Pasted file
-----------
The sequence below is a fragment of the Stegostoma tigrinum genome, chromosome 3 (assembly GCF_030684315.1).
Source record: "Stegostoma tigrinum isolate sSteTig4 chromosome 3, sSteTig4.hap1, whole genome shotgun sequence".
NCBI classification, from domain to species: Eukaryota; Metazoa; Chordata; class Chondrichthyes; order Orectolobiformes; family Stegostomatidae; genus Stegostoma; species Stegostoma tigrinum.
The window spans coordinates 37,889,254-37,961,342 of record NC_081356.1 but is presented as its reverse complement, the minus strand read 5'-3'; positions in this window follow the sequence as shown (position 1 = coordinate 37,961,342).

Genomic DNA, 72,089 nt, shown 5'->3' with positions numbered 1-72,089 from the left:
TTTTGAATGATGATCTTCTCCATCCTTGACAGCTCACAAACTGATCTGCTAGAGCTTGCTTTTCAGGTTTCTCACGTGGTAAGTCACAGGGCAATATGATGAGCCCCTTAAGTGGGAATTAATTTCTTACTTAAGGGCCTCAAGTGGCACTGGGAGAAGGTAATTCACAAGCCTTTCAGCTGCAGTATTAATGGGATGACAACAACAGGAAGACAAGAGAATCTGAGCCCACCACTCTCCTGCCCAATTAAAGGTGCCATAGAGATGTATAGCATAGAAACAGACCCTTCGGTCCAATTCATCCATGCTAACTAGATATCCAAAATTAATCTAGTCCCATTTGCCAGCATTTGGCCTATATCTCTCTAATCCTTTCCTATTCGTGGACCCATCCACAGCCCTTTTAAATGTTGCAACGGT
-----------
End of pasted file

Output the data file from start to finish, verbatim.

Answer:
The sequence below is a fragment of the Stegostoma tigrinum genome, chromosome 3 (assembly GCF_030684315.1).
Source record: "Stegostoma tigrinum isolate sSteTig4 chromosome 3, sSteTig4.hap1, whole genome shotgun sequence".
NCBI classification, from domain to species: Eukaryota; Metazoa; Chordata; class Chondrichthyes; order Orectolobiformes; family Stegostomatidae; genus Stegostoma; species Stegostoma tigrinum.
The window spans coordinates 37,889,254-37,961,342 of record NC_081356.1 but is presented as its reverse complement, the minus strand read 5'-3'; positions in this window follow the sequence as shown (position 1 = coordinate 37,961,342).

Genomic DNA, 72,089 nt, shown 5'->3' with positions numbered 1-72,089 from the left:
TTTTGAATGATGATCTTCTCCATCCTTGACAGCTCACAAACTGATCTGCTAGAGCTTGCTTTTCAGGTTTCTCACGTGGTAAGTCACAGGGCAATATGATGAGCCCCTTAAGTGGGAATTAATTTCTTACTTAAGGGCCTCAAGTGGCACTGGGAGAAGGTAATTCACAAGCCTTTCAGCTGCAGTATTAATGGGATGACAACAACAGGAAGACAAGAGAATCTGAGCCCACCACTCTCCTGCCCAATTAAAGGTGCCATAGAGATGTATAGCATAGAAACAGACCCTTCGGTCCAATTCATCCATGCTAACTAGATATCCAAAATTAATCTAGTCCCATTTGCCAGCATTTGGCCTATATCTCTCTAATCCTTTCCTATTCGTGGACCCATCCACAGCCCTTTTAAATGTTGCAACGGT